- Dataset. First, you will need to establish what your data is that you will be working with, and how you will go about obtaining that data. We will work with Jackie Ballenger from the UWB Lib on 4/26 to go over some of the resources at our disposal for collecting media texts, organizational structures, and policy information.
- Analysis. Second, you will need to establish a plan for carrying out your analysis. If you are looking at media content, you might draw on strategies for text analysis like content analysis, discourse analysis, or rhetorical analysis. If you are looking at organizational structures, you might engage in an organizational analysis of organizational structure, mission statements, employee/participant hierarchy, employee demographics, cross-ownership ties, or aspects of the technologies that structure participation by looking at the affordances of a given technological platform (like twitter or tumbler). If you are looking at policy analysis, you may want to identify those aspects of communication policy that impact particular groups (i.e., along boundaries like race, class, and gender), identify who the participants in the process are by looking over lobbying records, public comments, or revisions of key legislative bills.
- Presentation. The third stage in your project will be the presentation of your project to the university or the public more broadly. The format for this presentation is open, and could include the production of a website, a public panel, or a video/audio/photo essay. Keep in mind that different kinds of datasets might lend themselves to different kinds of presentation formats, so thinking ahead about your presentation should benefit you along the way.
The proposal assignment should include:
- Group number and full names of all students in your group (one assignment per group)
- A clear and catchy title. Please use one colon, as in “Main title statement: more explicit title statement,” or “Taking out the laundry: Portraying domestic workers in Hollywood film.”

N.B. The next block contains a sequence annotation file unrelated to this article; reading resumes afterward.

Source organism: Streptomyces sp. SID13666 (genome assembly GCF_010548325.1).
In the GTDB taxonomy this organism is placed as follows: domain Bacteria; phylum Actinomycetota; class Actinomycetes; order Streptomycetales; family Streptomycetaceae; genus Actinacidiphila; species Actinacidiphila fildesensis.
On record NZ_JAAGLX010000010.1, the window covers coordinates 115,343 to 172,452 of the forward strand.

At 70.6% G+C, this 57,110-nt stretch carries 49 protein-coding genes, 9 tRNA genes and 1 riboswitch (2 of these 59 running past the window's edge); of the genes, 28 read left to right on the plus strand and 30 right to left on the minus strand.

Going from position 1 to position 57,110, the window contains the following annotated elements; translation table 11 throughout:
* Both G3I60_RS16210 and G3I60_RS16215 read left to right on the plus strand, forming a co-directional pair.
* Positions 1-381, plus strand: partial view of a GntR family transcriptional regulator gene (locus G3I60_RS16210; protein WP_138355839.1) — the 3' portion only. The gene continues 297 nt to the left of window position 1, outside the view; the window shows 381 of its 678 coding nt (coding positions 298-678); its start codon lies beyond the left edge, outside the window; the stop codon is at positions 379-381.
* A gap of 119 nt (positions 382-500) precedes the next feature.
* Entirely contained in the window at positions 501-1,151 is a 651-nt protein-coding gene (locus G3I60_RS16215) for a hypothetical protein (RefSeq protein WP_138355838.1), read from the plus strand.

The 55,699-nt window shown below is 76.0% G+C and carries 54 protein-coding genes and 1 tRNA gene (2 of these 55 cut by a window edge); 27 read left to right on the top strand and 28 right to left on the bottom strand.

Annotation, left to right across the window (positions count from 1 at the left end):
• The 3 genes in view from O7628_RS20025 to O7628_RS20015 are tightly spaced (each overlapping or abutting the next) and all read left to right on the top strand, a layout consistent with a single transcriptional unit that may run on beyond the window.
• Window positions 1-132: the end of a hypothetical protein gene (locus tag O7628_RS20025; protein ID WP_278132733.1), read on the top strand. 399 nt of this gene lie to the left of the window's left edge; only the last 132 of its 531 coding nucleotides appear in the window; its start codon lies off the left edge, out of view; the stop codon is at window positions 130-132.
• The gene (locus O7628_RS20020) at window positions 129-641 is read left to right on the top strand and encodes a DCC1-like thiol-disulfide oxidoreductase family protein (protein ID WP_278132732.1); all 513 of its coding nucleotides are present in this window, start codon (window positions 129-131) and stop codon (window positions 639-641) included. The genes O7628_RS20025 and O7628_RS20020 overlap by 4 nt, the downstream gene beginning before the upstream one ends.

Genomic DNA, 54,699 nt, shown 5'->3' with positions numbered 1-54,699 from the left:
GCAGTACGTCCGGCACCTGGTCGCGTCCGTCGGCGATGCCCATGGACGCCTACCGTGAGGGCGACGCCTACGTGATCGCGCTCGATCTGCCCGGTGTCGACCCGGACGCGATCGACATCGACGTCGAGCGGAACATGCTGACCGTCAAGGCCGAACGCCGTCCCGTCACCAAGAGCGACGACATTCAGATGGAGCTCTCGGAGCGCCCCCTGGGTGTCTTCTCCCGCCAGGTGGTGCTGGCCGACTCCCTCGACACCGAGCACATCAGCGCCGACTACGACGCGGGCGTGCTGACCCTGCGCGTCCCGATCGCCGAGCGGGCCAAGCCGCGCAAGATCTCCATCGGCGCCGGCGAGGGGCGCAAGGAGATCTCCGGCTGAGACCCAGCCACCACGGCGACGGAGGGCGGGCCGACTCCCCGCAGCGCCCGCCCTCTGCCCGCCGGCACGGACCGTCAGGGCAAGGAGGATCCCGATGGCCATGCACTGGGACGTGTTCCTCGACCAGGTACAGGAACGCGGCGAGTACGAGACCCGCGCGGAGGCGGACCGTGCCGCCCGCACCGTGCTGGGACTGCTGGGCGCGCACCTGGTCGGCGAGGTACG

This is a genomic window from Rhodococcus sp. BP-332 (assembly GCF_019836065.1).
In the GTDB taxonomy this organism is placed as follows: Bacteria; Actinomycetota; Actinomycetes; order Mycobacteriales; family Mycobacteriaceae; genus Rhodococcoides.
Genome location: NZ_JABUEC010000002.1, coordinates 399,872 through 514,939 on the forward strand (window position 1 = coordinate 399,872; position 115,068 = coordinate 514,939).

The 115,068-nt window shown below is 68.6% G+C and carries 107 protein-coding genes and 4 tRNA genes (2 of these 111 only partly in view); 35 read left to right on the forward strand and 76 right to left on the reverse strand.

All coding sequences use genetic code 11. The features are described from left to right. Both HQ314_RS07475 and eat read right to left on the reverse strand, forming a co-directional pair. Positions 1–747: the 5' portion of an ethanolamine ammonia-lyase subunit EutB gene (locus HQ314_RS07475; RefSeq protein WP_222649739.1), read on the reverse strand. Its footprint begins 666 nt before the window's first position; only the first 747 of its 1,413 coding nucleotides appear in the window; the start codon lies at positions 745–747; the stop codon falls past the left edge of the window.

- A 100-word statement of the topical focus for your group (in the example above, this would be “portrayals of domestic workers”), and a substantive explanation for why this is an important phenomenon to examine within a focus on race, class, or gender.
- A 100-word statement of the object of study you are focusing on for your group (in the example above, this would be “Hollywood film”), that provides some substantive explanation for why this is an important set of data to be analyzing in light of your focus on media content, organization, or policy (i.e., is it influential, dominant, deviant, politically important, etc.).
- A draft of a search strategy for collecting your texts. This should include a) a date range of interest, b) a list of publications/sources for inclusion in the sample, and c) key words for establishing relevance for the texts (are they on the right topic or contain the right kind of data?). You will focus this for the Dataset assignment later.
Turn this document in no later than prior to the first day of class in Week 6 via the assignment Drop Box linked via the course website.